• depression;
  • dexamphetamine;
  • elderly;
  • methylphenidate;
  • modafinil;
  • psychostimulant


Background:  Psychostimulants, including dexamphetamine, methylphenidate and modafinil, have been in use to varying degrees in general psychiatry for over 70 years, especially in psychogeriatrics. While there is some evidence for their clinical effectiveness in depression, they are not considered standard treatments in major depression or other affective disorders. This objective of this study was to ascertain the current prescribing practices of psychostimulants by psychogeriatricians in New Zealand.

Methods:  An anonymous survey was sent electronically to all psychogeriatricians in New Zealand, covering the following areas: (1) career demographics; (2) frequency of prescription of psychostimulants for depression; (3) types of psychostimulants, dosages and scheduling; (4) target symptoms; (5) the use of psychostimulants as a monotherapy or an augmentation agent; (6) trial duration and clinical response; and (7) side effects.

Results:  Thirty-six surveys were returned, giving an overall response rate of 84%. Two-thirds of clinicians had prescribed psychostimulants for depression at one point in their practice, dropping to 44% in the past 2 years (44%). Overall, the practice was infrequent and there were no difference in years of practice between those who had prescribed and those who had not prescribed psychostimulants. Methylphenidate was almost exclusively used, either as a monotherapy or as an augmentation agent with standard antidepressants. The length of treatment with a psychostimulant was variable and clinical side effects were infrequent, and included agitation/anxiety, insomnia and confusion.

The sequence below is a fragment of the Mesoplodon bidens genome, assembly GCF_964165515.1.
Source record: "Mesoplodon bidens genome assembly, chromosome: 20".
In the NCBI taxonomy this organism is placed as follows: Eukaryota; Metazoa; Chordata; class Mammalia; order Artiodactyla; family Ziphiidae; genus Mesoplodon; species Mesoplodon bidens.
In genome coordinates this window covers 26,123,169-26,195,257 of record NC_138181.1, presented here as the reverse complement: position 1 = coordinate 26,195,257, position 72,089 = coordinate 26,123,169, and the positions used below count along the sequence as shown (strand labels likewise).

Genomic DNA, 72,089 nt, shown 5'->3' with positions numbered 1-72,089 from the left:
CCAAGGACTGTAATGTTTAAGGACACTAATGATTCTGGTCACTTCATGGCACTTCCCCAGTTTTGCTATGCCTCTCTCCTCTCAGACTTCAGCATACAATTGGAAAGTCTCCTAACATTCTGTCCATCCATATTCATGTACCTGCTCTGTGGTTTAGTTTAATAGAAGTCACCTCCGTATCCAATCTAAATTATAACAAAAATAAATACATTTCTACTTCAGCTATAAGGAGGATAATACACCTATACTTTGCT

Conclusions:  The prescribing of psychostimulants for depression by New Zealand psychogeriatricians is infrequent and the response rates and side effects observed were both consistent with the published literature. Their use was generally limited to treatment-resistant depression, when standard antidepressants were intolerable, or in complex clinical situations. While not a prominent biological treatment in psychogeriatrics, this class of medication remains a therapeutic option for the frail, the medically ill or those in palliative care situations.